North Korea back at the table

KAI RYSSDAL: To be honest, most attention in Washington wasn't on the Pentagon's money troubles today. The election's in a week, of course. But also, North Korea made the headlines this morning. Pyongyang agreed, after some arm-twisting and a nuclear bomb, to go back to the negotiating table. What's interesting is who did the twisting. We got in touch with Mike Moran at the Council of Foreign Relations.

MICHAEL MORAN: China, almost everybody will acknowledge, is the only country with any real leverage over the North. Of course, they control their oil flows, a lot of their agricultural supplies come from China. But what appears to be important here is that the North Koreans, who had previously said they would not return to the talks until the U.S. relented in some efforts to pin them down financially for their hard currency supplies, have relented on that and said "We will come to the talks."

China did something that they're not revealing that caused the North Koreans to come to the table.

RYSSDAL: Do you think the North Koreans really believe that the Bush administration is going to ease off on its financial banking institutions sanctions?

MORAN: I don't think so, but we haven't had the chance yet to scrutinize the Bush administration on that. But the crackdown on hard currency — I mean, the Administration was alleging that there were counterfeit operations and that certain banks in Macao were being used to funnel black-market funds to the North. And it appears that those sanctions remain in place.

RYSSDAL: The Chinese were reluctant to enforce some of those United Nations sanctions, which stay in effect. How much of that plays into what's going on here?

MORAN: Well, as you probably saw, there were reports today of China's monthly trade figures being released. And it showed a very significant — more than 70 percent drop in shipments of oil during September to North Korea. Now, September is the run-up to the tests. The tests took place in October. So, we don't know what the October statistics are but it's quite possible that it's similar and that the North Koreans are really facing some kind of a crunch. On the other hand, anecdotally, reporters who have watched the border say that goods and services seem to be moving fairly normally.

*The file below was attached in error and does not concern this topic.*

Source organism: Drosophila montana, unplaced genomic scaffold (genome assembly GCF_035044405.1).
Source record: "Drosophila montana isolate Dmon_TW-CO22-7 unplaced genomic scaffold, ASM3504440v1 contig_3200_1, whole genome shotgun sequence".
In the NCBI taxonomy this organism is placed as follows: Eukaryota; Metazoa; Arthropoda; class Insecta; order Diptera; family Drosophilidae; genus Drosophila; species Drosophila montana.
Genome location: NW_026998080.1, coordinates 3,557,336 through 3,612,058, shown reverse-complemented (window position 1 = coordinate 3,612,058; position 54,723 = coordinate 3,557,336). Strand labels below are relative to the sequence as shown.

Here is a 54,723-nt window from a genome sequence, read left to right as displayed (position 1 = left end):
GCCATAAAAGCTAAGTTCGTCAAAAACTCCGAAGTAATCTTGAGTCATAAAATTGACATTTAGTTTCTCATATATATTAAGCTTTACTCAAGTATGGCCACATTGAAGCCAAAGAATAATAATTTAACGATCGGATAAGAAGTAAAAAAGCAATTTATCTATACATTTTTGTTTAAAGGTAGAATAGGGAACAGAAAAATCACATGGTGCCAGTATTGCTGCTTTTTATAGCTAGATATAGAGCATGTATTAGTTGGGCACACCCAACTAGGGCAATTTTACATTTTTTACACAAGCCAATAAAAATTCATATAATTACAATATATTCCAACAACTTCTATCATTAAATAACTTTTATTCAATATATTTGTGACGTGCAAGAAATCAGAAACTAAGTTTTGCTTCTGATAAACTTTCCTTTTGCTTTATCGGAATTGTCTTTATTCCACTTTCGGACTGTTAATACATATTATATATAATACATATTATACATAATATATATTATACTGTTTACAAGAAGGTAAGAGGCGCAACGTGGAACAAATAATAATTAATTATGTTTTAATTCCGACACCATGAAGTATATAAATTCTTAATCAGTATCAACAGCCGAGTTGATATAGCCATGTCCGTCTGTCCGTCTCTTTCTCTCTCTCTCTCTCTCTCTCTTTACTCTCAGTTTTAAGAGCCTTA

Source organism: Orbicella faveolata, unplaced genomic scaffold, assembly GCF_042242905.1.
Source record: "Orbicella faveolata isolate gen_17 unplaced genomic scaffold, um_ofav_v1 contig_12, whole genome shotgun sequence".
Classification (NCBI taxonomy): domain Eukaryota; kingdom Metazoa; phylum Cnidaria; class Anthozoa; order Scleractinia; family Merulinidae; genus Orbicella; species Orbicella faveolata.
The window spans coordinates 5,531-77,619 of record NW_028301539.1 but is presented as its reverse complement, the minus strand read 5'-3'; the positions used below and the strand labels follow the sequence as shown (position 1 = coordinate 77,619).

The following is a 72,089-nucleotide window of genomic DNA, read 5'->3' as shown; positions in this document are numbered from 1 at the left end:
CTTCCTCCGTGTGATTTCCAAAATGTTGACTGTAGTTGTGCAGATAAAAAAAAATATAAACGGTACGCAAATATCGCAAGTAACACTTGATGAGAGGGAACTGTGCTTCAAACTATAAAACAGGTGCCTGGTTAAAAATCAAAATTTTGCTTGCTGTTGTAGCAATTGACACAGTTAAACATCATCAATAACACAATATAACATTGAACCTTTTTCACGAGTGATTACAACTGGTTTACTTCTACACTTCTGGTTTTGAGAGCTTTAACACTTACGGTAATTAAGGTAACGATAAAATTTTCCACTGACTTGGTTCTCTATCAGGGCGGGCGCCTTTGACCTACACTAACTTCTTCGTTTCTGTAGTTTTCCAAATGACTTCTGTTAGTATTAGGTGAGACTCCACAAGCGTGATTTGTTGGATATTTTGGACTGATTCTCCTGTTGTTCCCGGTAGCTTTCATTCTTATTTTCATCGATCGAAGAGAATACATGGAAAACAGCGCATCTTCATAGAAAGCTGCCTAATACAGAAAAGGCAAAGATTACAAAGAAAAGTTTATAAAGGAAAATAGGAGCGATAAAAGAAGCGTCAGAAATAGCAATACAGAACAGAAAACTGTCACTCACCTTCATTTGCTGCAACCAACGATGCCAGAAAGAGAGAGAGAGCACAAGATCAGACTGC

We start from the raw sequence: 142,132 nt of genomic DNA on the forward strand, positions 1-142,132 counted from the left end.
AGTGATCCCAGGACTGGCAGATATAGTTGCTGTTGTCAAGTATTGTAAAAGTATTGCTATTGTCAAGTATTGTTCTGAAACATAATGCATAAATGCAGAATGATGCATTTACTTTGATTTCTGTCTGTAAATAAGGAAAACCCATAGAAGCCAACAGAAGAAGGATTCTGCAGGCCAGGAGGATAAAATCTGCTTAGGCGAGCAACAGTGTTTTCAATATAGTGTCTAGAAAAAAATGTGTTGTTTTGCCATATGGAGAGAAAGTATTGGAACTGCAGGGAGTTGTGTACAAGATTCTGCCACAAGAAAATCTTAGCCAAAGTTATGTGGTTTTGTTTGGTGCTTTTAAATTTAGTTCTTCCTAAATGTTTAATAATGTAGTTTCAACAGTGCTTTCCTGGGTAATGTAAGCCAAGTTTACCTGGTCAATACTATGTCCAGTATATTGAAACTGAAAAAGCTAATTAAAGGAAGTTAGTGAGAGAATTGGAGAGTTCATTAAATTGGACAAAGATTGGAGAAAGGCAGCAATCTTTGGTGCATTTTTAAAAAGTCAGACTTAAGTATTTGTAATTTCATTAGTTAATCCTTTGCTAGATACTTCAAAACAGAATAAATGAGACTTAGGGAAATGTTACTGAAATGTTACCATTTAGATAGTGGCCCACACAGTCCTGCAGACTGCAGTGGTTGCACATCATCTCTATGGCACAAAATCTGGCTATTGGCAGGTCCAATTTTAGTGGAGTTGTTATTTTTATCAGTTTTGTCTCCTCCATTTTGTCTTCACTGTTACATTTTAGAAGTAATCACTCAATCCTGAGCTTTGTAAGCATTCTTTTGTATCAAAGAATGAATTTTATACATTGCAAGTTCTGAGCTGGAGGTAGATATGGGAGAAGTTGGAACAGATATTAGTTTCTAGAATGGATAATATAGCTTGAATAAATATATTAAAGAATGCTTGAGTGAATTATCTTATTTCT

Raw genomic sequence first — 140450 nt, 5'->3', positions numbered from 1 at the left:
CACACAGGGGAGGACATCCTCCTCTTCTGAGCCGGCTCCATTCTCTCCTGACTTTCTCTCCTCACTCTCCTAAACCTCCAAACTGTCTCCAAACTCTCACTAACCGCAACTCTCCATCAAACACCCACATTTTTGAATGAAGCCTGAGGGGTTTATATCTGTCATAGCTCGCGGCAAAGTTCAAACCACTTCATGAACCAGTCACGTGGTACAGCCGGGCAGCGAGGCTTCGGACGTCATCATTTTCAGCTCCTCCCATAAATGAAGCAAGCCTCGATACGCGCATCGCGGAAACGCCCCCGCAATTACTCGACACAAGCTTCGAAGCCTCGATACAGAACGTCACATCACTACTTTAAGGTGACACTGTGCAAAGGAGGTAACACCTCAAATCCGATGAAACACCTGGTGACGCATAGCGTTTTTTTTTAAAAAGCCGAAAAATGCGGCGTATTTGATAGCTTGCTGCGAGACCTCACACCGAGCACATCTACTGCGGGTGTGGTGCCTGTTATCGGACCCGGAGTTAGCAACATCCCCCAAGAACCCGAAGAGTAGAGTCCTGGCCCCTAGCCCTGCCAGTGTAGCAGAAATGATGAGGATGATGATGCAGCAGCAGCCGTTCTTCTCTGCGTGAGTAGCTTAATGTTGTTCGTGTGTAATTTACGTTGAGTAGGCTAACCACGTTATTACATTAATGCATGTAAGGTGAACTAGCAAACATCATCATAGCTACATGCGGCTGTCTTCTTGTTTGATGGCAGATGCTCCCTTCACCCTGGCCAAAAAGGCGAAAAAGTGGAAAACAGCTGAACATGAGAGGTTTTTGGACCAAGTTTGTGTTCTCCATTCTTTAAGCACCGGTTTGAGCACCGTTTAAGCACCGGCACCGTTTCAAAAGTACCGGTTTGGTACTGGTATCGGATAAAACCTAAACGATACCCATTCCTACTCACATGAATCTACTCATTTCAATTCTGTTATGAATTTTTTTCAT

RYSSDAL: Once we get these talks going again in November or December as some of the press reports say today, what's really going to happen?

MORAN: That's the, you know, $64,000 question. I think analysts agree that this is a road to nowhere at the moment. You're basically inviting North Korea back as a nuclear state to a round of talks that's about preventing them from becoming a nuclear state. There is a kind of Dr. Strangelove quality to all this at this point. And I think, you know, it reflects the fact the Administration has really been back on its heels since the test and trying to figure out what American policy toward the North should be at this point.

RYSSDAL: Michael Moran's the executive editor of the website at the Council on Foreign Relations. It's cfr.org. Mike, thanks a lot for your time.

MORAN: Thank you, Kai.

About the author

Kai Ryssdal is the host and senior editor of Marketplace, public radio’s program on business and the economy.

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